Former Packers general manager Ted Thompson died Wednesday night, coach Matt LaFleur confirmed. He was 68.
Thompson spent 21 of his 26 years in an NFL front office with the Packers, winning Super Bowl rings as director of pro personnel in 1996 and as general manager in 2010. One of Thompson’s first decisions as general manager was to draft quarterback Aaron Rodgers with a first-round pick despite Brett Favre still playing in his prime in 2005.
The decision set up the Packers to transition from one Hall of Fame quarterback to another. After sitting on the bench for his first three seasons, Rodgers, 37, is set to play in his fifth NFC Championship Game on Sunday and has the Packers on the brink of a Super Bowl appearance.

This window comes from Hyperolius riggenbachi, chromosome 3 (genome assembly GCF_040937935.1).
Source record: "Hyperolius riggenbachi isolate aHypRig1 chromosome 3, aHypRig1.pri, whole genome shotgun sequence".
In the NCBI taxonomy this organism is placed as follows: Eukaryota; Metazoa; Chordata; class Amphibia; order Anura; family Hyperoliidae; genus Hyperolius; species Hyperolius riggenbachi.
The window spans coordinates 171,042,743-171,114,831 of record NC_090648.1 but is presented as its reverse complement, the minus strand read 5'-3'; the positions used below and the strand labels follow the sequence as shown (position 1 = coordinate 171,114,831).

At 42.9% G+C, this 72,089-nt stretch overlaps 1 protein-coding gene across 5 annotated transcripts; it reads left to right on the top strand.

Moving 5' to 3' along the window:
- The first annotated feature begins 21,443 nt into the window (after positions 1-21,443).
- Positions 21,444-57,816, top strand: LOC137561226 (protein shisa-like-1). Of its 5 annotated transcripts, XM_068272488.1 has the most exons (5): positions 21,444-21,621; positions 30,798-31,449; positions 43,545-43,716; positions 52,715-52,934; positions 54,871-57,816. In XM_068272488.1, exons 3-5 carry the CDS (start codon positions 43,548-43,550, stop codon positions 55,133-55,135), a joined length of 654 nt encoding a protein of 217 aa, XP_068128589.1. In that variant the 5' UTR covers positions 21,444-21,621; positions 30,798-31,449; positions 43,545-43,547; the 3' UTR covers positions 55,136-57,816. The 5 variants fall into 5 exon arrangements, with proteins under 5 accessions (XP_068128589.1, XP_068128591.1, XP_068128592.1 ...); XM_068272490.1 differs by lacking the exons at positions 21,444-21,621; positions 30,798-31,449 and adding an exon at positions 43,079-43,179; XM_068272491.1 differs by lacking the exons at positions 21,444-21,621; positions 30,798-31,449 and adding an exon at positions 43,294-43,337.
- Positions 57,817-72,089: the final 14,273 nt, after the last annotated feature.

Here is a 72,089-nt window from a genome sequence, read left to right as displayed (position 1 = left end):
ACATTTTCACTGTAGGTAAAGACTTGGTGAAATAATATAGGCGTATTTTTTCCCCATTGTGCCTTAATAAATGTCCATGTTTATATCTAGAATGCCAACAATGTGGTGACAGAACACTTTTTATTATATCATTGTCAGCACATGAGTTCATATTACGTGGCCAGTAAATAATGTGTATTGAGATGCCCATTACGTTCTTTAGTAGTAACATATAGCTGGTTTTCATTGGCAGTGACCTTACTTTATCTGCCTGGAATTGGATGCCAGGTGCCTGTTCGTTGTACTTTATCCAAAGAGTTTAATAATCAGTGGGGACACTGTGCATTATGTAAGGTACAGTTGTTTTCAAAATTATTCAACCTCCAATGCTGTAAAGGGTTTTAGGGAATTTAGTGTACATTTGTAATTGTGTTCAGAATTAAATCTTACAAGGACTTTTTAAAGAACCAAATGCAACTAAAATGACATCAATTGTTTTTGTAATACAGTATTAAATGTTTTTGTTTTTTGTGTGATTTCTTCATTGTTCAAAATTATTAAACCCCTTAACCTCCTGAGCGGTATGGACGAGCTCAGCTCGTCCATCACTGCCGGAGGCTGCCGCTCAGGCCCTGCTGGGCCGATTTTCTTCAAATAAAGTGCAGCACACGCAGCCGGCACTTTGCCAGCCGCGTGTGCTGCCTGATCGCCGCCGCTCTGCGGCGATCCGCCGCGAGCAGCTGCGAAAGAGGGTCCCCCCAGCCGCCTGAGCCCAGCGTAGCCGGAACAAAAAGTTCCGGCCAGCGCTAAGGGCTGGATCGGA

“His impact is still felt to this day when you look at our roster, but I think he’s had a tremendous impact amongst many people across the league when you look at the other GMs that have learned under him,” LaFleur said Thursday.
“So certainly we’re sitting here with heavy hearts today. I’ve only had a few opportunities to meet him over the last couple of years, but I just know how important he was to many people in this building.”
The Packers compiled a 125-82-1 record and tallied nine playoff appearances over Thompson’s 13 seasons as general manager.
Thompson was inducted into the Packers’ hall of fame in 2019. He revealed that he was suffering from an autonomic disorder, a condition that causes weakness and cognitive issues, according to ESPN.